A Base Processor class and APVTS

In an effort to reduce boilerplate code in my plug-in projects, I’ve been playing with creating a base class for plug-in Processors. And it works fine for handling simple stuff like acceptsMidi(), producesMidi(), isMidiEffect(), etc.

However, I also wanted this ProcessorBase class to handle implementing getStateInformation and setStateInformation, for which it would need access to the project’s AudioProcessorValueTreeState (APVTS). And that got trickier.

I tried having the APVTS be a member of the ProcessorBase class, but although it builds OK, that doesn’t work for DAWs to see the parameters. (In the APVTS constructor you have to provide a processorToConnectTo argument, and it probably doesn’t work to have that be a different type than what you initially passed back to a DAW in the createPluginFilter method… I didn’t fully dig through the layers to find the source of the conflict, just guessing there.)

So another idea I had was to have the derived Processor class own the APVTS member, but then have the ProcessorBase class own an AudioProcessorValueTreeState pointer. In the derived Processor’s constructor, it could set that pointer to its own APVTS member.

As a partial example of this approach:

BaseProcessor.h would include

protected:
    AudioProcessorValueTreeState* apvtsPtr;

public:
	void getStateInformation (juce::MemoryBlock& destData) override
	{
		jassert (apvtsPtr != nullptr);
		auto state = apvtsPtr->copyState();
		std::unique_ptr<juce::XmlElement> xml (state.createXml());
		copyXmlToBinary (*xml, destData);
	}

And the derived ProjectProcessor.h would include

    AudioProcessorValueTreeState apvts;

    // in constructor:
    apvtsPtr = &apvts;

    // in destructor:
    apvtsPtr = nullptr;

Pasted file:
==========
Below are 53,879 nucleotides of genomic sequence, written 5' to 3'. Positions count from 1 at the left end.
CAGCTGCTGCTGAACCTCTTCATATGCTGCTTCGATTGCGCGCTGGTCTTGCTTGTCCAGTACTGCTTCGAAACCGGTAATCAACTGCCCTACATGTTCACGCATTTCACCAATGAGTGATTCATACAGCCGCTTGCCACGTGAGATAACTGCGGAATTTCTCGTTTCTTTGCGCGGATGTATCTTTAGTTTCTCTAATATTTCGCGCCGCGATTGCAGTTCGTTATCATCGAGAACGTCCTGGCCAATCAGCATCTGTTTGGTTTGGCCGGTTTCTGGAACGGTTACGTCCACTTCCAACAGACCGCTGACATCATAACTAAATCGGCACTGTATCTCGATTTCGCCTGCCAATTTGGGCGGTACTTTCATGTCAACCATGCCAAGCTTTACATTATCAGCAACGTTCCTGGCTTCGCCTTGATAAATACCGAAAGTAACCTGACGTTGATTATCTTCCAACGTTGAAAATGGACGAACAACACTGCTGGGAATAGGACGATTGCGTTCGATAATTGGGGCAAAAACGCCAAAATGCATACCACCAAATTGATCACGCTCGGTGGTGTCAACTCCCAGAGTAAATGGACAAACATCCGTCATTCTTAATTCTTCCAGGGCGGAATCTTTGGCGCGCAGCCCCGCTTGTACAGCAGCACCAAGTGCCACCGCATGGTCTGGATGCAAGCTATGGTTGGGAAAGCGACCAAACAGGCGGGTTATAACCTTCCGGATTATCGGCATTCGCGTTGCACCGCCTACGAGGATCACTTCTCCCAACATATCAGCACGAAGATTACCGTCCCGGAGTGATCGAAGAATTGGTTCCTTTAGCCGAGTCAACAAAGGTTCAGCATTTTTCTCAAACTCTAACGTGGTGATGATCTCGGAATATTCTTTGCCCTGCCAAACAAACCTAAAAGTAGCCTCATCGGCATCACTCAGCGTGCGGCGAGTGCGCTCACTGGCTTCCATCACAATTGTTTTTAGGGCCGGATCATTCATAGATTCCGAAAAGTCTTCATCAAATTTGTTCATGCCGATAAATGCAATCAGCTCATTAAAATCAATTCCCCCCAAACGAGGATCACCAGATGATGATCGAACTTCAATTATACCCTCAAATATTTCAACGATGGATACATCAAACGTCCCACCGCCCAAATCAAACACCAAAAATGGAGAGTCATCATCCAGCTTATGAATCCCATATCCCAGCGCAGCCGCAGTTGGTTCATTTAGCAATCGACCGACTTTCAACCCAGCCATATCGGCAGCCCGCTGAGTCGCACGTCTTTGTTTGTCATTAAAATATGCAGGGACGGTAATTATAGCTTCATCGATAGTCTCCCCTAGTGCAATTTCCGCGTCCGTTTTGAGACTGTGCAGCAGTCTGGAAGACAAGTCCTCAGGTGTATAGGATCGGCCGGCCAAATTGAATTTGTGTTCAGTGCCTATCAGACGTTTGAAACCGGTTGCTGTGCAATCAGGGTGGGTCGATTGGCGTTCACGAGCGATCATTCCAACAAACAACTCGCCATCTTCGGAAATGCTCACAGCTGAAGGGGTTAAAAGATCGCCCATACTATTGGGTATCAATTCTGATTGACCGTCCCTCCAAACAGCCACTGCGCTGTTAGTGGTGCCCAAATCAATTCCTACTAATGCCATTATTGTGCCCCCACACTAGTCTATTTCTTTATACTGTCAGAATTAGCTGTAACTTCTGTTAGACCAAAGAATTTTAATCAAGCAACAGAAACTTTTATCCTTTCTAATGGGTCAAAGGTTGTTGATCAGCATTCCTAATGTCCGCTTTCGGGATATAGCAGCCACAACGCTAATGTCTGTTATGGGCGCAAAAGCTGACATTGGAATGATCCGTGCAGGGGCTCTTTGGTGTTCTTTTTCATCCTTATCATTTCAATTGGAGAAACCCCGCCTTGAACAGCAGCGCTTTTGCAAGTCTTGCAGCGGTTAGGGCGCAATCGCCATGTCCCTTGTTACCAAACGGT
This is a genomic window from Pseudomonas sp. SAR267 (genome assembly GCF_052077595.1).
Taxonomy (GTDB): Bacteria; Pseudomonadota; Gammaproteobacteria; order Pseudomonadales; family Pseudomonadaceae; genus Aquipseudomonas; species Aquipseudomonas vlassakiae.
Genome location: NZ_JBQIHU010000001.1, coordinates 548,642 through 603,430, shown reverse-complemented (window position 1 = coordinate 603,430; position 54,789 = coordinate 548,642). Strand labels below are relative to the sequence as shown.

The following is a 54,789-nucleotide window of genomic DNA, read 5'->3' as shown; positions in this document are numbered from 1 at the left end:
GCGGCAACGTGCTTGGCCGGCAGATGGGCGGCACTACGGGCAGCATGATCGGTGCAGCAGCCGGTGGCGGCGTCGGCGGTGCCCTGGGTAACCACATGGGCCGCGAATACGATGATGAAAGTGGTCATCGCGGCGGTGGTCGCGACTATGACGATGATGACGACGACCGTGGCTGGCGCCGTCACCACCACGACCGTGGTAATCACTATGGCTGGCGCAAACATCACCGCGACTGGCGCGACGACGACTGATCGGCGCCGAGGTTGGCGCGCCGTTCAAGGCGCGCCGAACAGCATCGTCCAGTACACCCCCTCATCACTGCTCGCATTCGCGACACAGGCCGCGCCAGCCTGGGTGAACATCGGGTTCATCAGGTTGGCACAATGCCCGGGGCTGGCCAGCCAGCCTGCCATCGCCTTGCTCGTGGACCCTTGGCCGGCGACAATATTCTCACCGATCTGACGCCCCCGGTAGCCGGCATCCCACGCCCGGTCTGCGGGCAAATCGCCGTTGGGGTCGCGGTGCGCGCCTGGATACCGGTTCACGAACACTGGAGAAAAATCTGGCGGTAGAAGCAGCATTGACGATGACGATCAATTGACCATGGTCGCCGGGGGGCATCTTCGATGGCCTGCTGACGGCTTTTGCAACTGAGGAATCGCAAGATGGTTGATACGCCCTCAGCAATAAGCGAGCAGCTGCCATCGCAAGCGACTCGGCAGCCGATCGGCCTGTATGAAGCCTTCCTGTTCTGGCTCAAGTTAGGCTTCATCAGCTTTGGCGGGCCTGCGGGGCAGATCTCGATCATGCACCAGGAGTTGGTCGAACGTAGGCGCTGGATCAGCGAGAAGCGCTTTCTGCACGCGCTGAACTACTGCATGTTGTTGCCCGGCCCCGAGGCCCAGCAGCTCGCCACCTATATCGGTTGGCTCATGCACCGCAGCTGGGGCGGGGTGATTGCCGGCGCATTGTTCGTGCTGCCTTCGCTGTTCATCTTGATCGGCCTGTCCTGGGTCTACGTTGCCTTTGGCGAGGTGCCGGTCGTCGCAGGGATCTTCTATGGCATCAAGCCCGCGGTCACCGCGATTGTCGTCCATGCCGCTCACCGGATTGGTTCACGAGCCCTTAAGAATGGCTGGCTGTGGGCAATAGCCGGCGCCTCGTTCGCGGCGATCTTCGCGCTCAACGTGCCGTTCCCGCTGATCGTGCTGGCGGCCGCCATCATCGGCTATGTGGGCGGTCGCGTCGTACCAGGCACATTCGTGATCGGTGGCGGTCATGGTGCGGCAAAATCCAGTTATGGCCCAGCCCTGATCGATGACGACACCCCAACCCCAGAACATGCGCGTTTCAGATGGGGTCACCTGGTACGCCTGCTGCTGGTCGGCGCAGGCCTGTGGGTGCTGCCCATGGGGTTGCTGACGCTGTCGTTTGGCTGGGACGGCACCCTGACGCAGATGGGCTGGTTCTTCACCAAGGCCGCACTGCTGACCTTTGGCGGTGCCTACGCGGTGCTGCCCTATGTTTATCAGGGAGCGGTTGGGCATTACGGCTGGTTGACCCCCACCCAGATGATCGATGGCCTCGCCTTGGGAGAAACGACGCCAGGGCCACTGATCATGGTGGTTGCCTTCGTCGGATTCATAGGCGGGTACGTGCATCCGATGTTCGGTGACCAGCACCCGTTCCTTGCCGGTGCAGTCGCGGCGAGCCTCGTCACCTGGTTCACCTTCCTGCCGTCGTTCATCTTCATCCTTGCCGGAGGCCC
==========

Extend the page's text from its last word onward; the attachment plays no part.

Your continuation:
So if was setting up a new project, and forgot to set the apvtsPtr in the ProjectProcessor’s constructor, then getStateInformation would assert and let me know. Or, if I wanted to implement something different for getStateInformation for a particular project, then I override it in the derived processor, and that apvtsPtr just sits unused in the base processor (no harm done).

OK, so, questions:

  1. Does a Base class owning a pointer to a Derived class member inherently have a bad code smell?
  2. Is there a more common or convenient CPP idiom for doing this?

Well I’ll answer my own question: yes.

After a bit more playing around with this, realized that a more graceful solution for giving a base class access to a member of a derived class is to declare a pure virtual getter method in the base class. E.g.:

virtual AudioProcessorValueTreeState& getApvts() = 0;

No more need for checking/asserting for a nullptr. And a clear compiler error if I forget to implement getApvts() in the derived class.

Thank you, this has been another episode of Late Nights with the Autodidact.

1 Like

Glad you found a solution – a virtual member function seems like a solid C++ way of doing somthing like that.

In case you or other readers are looking for some inspiration on a different approach to that, I’ve managed it with a templated base processor class, where the template type is a ParameterProvider struct which e.g. is required to have a function like
AudioProcessorValueTreeState::ParameterLayout createParameterLayout() (and some more in my case, like e.g. a list of parameters that should mark a preset “dirty” if they are changed or the bypass parameter).

The plugins processor is then instantiated like

class MyProcessor : public ProcessorBase<MyParameterProvider>
{

}

The processor base class then contains the APVTS as a public member

This is my base class

And this is an example parameters struct

1 Like

Hey, that looks pretty great too. Thanks for sharing your approach to it!